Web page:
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Bike repair stations installed near Ohio State recreational facilities

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A Dero Bike Fixit Stand, located outside of the RPAC, has tools for bike repair and an air pump for inflating tires. There are two additional stands on campus: at the Adventure Recreation Center and at Jesse Owens North. Credit: Ritika Shah / Asst. photo editor

A Dero Bike Fixit Stand, located outside of the RPAC, has tools for bike repair and an air pump for inflating tires. There are two additional stands on campus: at the Adventure Recreation Center and at Jesse Owens North.
Credit: Ritika Shah / Asst. photo editor

After the installation of quick-fix bike repair stations on campus during spring break, some Ohio State students said they’d like to see more stations on campus.

The Dero Bike Fixit Stand has tools for minor bike repairs and an air pump for inflating tires, Matt Hartman, assistant director at the OSU Outdoor Adventure Center, said in an email. He added the stations are intended to encourage commuting by bike.

The stand has tools including a bike pump, screwdrivers and wrenches, Hartman said.

“The Fixit stands are meant to make campus a welcoming environment for bike commuters, which hopefully reduces car and parking congestion around campus,” Hartman said.

There are three of the stands on campus: outside of the RPAC, at the Adventure Recreation Center and at Jesse Owens North. All were installed during spring break in mid-March.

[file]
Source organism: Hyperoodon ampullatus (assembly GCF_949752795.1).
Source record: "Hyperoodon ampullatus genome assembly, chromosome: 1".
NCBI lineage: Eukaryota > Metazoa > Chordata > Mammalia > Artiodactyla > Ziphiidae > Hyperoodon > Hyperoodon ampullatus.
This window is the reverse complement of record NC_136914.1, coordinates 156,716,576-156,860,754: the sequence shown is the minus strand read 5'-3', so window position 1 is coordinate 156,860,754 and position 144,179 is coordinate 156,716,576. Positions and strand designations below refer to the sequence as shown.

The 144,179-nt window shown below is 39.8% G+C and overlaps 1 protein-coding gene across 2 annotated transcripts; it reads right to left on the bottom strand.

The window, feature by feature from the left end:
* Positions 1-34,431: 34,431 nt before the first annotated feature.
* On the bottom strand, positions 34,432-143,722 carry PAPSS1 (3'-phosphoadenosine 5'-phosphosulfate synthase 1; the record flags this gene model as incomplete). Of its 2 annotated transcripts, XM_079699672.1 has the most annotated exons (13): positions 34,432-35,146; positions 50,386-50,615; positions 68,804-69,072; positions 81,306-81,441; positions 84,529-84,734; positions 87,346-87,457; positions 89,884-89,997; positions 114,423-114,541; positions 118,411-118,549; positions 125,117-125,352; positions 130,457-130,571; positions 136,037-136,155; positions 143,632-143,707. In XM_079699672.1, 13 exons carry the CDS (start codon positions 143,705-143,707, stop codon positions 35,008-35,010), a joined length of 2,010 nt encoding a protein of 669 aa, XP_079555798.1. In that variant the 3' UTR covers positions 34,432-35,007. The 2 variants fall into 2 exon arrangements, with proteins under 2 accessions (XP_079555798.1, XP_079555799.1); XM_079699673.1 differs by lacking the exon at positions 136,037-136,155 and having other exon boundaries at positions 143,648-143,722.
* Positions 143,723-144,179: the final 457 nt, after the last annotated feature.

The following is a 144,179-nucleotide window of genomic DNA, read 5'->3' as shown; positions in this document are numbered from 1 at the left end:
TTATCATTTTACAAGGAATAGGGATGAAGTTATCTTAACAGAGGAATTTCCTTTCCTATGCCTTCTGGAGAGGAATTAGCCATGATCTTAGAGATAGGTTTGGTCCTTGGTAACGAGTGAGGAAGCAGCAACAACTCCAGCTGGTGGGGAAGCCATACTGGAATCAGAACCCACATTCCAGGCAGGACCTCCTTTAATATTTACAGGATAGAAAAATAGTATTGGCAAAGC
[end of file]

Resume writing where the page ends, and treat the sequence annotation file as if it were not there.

Two more Fixit Stands are set to be installed at Jesse Owens South and Fred Beekman Park, but OSU is still in the process of choosing the best locations to place the stands in those areas, Hartman said.

The stands cost about $900 each, totaling approximately $4,500 for all five, Hartman said, and were paid for by Student Life’s Recreational Sports Department.

Griffin Holub, a second-year in computer science and engineering, said he’s used the air pump at the RPAC stand a few times because his bike tires are often low in air pressure.

“This is actually really nice to have them around on campus,” he said.

Stephen Kruse, a third-year in economics, said he tends to ride his bike a few times a week but he hasn’t noticed the Fixit Stands.

He said he has had flat tires before and had to walk with his bike home, so the idea of a quick-fix stand is appealing.

“It was definitely a cool addition (to campus),” Kruse said.

Hartman said other Fixit Stands can be found around Columbus, including on High Street across from the Wexner Center for the Arts.

 

Editor’s note: This story was updated April 2, 2014, to include the total cost of the bike stands.

One comment

  1. That’s nice, but I think there is a greater need for cameras so people stop getting their bikes stolen.

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